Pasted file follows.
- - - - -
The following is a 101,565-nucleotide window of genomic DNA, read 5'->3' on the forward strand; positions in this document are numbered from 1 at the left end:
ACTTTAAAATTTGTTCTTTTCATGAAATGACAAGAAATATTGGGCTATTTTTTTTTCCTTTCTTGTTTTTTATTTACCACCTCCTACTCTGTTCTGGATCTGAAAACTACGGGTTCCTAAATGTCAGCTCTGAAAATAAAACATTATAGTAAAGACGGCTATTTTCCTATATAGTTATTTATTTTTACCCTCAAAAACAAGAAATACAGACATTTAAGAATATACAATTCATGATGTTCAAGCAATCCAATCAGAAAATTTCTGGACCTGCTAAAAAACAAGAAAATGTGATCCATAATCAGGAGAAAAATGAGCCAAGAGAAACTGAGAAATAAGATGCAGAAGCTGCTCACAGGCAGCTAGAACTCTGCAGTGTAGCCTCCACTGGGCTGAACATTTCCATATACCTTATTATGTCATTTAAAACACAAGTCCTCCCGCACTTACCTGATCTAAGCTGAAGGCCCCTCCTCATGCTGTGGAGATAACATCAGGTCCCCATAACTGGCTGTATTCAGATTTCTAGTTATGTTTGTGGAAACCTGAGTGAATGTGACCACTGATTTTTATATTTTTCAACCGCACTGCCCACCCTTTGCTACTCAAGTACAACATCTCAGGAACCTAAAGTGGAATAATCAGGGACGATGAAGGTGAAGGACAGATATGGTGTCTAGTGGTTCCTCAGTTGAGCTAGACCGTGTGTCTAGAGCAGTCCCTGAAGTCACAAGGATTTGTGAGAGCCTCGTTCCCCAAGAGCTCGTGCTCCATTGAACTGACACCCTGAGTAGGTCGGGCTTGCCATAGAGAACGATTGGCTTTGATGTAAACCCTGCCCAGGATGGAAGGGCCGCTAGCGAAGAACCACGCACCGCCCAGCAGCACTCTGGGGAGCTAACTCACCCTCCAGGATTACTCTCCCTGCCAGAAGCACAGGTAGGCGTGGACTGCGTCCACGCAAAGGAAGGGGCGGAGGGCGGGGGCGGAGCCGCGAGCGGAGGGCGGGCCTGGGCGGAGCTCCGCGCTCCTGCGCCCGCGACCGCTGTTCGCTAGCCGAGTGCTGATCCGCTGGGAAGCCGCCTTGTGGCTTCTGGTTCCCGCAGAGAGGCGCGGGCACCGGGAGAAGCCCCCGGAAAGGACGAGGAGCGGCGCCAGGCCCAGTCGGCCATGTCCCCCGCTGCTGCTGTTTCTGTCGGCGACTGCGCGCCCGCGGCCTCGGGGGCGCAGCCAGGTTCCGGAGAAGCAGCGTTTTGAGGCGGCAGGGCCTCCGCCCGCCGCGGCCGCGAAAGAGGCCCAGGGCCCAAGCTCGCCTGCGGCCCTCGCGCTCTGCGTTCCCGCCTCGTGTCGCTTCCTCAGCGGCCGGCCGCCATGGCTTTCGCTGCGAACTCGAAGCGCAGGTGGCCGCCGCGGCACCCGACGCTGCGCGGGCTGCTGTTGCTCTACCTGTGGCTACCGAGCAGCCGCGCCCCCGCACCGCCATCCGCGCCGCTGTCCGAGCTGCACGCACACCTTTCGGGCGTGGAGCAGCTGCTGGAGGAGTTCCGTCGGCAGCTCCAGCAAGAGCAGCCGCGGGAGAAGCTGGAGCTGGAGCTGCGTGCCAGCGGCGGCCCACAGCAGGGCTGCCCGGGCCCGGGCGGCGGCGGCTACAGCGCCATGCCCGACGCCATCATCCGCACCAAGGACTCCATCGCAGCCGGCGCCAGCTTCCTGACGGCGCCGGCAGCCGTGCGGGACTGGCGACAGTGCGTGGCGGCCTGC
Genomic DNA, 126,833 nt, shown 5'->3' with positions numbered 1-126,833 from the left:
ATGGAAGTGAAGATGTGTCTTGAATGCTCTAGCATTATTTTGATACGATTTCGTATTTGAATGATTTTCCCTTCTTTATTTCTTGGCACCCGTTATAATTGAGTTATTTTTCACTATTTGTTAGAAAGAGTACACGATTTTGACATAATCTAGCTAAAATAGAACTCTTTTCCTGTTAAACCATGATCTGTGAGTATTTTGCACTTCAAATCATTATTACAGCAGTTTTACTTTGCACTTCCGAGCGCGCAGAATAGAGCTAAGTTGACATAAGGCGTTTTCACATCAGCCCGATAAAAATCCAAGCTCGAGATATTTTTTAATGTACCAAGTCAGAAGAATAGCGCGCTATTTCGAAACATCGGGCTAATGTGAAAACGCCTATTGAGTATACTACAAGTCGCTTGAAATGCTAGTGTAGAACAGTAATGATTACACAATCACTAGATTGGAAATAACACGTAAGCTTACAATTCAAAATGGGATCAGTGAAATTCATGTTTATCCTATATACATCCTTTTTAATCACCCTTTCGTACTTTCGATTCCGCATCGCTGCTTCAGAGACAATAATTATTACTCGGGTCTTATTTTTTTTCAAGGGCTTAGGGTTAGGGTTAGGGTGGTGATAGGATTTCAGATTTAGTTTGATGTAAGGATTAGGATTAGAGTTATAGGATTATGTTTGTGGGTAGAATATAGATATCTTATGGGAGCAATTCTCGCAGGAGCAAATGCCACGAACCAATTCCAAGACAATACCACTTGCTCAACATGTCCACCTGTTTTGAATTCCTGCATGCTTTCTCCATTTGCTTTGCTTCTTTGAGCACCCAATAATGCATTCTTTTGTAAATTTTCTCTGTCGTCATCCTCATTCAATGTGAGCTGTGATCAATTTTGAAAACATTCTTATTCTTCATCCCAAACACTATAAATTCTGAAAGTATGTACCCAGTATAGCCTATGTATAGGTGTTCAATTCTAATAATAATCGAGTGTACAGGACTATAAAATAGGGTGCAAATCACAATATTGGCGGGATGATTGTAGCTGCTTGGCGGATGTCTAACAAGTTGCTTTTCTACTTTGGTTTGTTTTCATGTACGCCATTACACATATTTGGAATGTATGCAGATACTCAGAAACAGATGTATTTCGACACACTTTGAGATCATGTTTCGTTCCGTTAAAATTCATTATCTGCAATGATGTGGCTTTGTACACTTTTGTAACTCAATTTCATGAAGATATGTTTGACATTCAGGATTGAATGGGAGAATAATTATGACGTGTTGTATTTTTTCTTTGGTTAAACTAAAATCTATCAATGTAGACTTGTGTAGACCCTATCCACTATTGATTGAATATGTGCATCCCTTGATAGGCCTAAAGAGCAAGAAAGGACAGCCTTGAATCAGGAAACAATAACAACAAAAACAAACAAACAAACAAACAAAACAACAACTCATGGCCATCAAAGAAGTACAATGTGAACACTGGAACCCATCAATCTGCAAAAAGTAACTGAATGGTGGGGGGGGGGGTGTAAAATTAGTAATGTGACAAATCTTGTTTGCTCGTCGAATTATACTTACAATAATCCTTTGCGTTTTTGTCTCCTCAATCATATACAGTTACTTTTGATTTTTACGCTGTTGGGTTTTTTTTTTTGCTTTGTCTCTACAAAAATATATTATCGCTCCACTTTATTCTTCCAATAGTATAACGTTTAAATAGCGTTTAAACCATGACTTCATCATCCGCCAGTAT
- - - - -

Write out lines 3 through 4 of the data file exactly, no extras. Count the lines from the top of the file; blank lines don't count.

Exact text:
Genomic DNA, 126,833 nt, shown 5'->3' with positions numbered 1-126,833 from the left:
ATGGAAGTGAAGATGTGTCTTGAATGCTCTAGCATTATTTTGATACGATTTCGTATTTGAATGATTTTCCCTTCTTTATTTCTTGGCACCCGTTATAATTGAGTTATTTTTCACTATTTGTTAGAAAGAGTACACGATTTTGACATAATCTAGCTAAAATAGAACTCTTTTCCTGTTAAACCATGATCTGTGAGTATTTTGCACTTCAAATCATTATTACAGCAGTTTTACTTTGCACTTCCGAGCGCGCAGAATAGAGCTAAGTTGACATAAGGCGTTTTCACATCAGCCCGATAAAAATCCAAGCTCGAGATATTTTTTAATGTACCAAGTCAGAAGAATAGCGCGCTATTTCGAAACATCGGGCTAATGTGAAAACGCCTATTGAGTATACTACAAGTCGCTTGAAATGCTAGTGTAGAACAGTAATGATTACACAATCACTAGATTGGAAATAACACGTAAGCTTACAATTCAAAATGGGATCAGTGAAATTCATGTTTATCCTATATACATCCTTTTTAATCACCCTTTCGTACTTTCGATTCCGCATCGCTGCTTCAGAGACAATAATTATTACTCGGGTCTTATTTTTTTTCAAGGGCTTAGGGTTAGGGTTAGGGTGGTGATAGGATTTCAGATTTAGTTTGATGTAAGGATTAGGATTAGAGTTATAGGATTATGTTTGTGGGTAGAATATAGATATCTTATGGGAGCAATTCTCGCAGGAGCAAATGCCACGAACCAATTCCAAGACAATACCACTTGCTCAACATGTCCACCTGTTTTGAATTCCTGCATGCTTTCTCCATTTGCTTTGCTTCTTTGAGCACCCAATAATGCATTCTTTTGTAAATTTTCTCTGTCGTCATCCTCATTCAATGTGAGCTGTGATCAATTTTGAAAACATTCTTATTCTTCATCCCAAACACTATAAATTCTGAAAGTATGTACCCAGTATAGCCTATGTATAGGTGTTCAATTCTAATAATAATCGAGTGTACAGGACTATAAAATAGGGTGCAAATCACAATATTGGCGGGATGATTGTAGCTGCTTGGCGGATGTCTAACAAGTTGCTTTTCTACTTTGGTTTGTTTTCATGTACGCCATTACACATATTTGGAATGTATGCAGATACTCAGAAACAGATGTATTTCGACACACTTTGAGATCATGTTTCGTTCCGTTAAAATTCATTATCTGCAATGATGTGGCTTTGTACACTTTTGTAACTCAATTTCATGAAGATATGTTTGACATTCAGGATTGAATGGGAGAATAATTATGACGTGTTGTATTTTTTCTTTGGTTAAACTAAAATCTATCAATGTAGACTTGTGTAGACCCTATCCACTATTGATTGAATATGTGCATCCCTTGATAGGCCTAAAGAGCAAGAAAGGACAGCCTTGAATCAGGAAACAATAACAACAAAAACAAACAAACAAACAAACAAAACAACAACTCATGGCCATCAAAGAAGTACAATGTGAACACTGGAACCCATCAATCTGCAAAAAGTAACTGAATGGTGGGGGGGGGGGTGTAAAATTAGTAATGTGACAAATCTTGTTTGCTCGTCGAATTATACTTACAATAATCCTTTGCGTTTTTGTCTCCTCAATCATATACAGTTACTTTTGATTTTTACGCTGTTGGGTTTTTTTTTTTGCTTTGTCTCTACAAAAATATATTATCGCTCCACTTTATTCTTCCAATAGTATAACGTTTAAATAGCGTTTAAACCATGACTTCATCATCCGCCAGTAT